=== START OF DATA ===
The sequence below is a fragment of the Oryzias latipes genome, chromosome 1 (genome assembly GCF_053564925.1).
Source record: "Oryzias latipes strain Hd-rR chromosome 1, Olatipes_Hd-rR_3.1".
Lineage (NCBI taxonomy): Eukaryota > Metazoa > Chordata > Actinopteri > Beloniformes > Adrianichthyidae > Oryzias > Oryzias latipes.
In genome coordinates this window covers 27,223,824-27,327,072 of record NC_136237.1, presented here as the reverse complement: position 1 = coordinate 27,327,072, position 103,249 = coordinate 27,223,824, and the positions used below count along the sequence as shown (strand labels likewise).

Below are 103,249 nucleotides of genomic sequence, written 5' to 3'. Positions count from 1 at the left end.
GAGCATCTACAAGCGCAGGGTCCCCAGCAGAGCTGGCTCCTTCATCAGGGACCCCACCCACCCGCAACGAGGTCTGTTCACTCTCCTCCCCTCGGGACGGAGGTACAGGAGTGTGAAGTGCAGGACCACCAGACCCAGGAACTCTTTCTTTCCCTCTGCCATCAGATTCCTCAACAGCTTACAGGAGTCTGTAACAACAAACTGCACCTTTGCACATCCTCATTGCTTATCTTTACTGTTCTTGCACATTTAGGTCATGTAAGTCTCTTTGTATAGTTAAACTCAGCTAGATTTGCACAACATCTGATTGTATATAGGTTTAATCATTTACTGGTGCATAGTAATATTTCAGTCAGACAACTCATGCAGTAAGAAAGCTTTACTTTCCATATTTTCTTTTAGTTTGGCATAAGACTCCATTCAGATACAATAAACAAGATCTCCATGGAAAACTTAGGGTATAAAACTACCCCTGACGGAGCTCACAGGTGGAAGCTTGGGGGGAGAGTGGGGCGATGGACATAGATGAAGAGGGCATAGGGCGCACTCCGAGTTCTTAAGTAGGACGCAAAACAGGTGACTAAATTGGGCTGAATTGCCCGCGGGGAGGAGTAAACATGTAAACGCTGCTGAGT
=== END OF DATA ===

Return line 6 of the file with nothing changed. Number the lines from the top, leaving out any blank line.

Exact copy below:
GAGCATCTACAAGCGCAGGGTCCCCAGCAGAGCTGGCTCCTTCATCAGGGACCCCACCCACCCGCAACGAGGTCTGTTCACTCTCCTCCCCTCGGGACGGAGGTACAGGAGTGTGAAGTGCAGGACCACCAGACCCAGGAACTCTTTCTTTCCCTCTGCCATCAGATTCCTCAACAGCTTACAGGAGTCTGTAACAACAAACTGCACCTTTGCACATCCTCATTGCTTATCTTTACTGTTCTTGCACATTTAGGTCATGTAAGTCTCTTTGTATAGTTAAACTCAGCTAGATTTGCACAACATCTGATTGTATATAGGTTTAATCATTTACTGGTGCATAGTAATATTTCAGTCAGACAACTCATGCAGTAAGAAAGCTTTACTTTCCATATTTTCTTTTAGTTTGGCATAAGACTCCATTCAGATACAATAAACAAGATCTCCATGGAAAACTTAGGGTATAAAACTACCCCTGACGGAGCTCACAGGTGGAAGCTTGGGGGGAGAGTGGGGCGATGGACATAGATGAAGAGGGCATAGGGCGCACTCCGAGTTCTTAAGTAGGACGCAAAACAGGTGACTAAATTGGGCTGAATTGCCCGCGGGGAGGAGTAAACATGTAAACGCTGCTGAGT